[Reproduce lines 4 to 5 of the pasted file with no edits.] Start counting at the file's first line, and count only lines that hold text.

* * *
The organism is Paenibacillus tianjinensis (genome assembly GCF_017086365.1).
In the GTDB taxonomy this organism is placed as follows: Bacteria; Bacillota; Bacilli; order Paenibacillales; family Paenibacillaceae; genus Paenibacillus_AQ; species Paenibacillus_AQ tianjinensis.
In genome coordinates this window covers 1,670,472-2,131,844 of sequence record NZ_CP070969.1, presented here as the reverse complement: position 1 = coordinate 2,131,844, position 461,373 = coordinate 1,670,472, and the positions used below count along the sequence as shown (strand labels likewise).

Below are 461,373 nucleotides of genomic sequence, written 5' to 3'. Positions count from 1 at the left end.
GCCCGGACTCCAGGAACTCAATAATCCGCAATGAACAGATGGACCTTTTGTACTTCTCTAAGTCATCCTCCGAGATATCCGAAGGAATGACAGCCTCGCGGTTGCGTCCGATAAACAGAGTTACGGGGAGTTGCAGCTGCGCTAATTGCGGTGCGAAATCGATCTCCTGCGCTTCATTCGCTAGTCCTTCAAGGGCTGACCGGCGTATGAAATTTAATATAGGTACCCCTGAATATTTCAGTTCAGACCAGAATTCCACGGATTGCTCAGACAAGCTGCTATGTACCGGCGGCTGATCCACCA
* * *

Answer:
Below are 461,373 nucleotides of genomic sequence, written 5' to 3'. Positions count from 1 at the left end.
GCCCGGACTCCAGGAACTCAATAATCCGCAATGAACAGATGGACCTTTTGTACTTCTCTAAGTCATCCTCCGAGATATCCGAAGGAATGACAGCCTCGCGGTTGCGTCCGATAAACAGAGTTACGGGGAGTTGCAGCTGCGCTAATTGCGGTGCGAAATCGATCTCCTGCGCTTCATTCGCTAGTCCTTCAAGGGCTGACCGGCGTATGAAATTTAATATAGGTACCCCTGAATATTTCAGTTCAGACCAGAATTCCACGGATTGCTCAGACAAGCTGCTATGTACCGGCGGCTGATCCACCA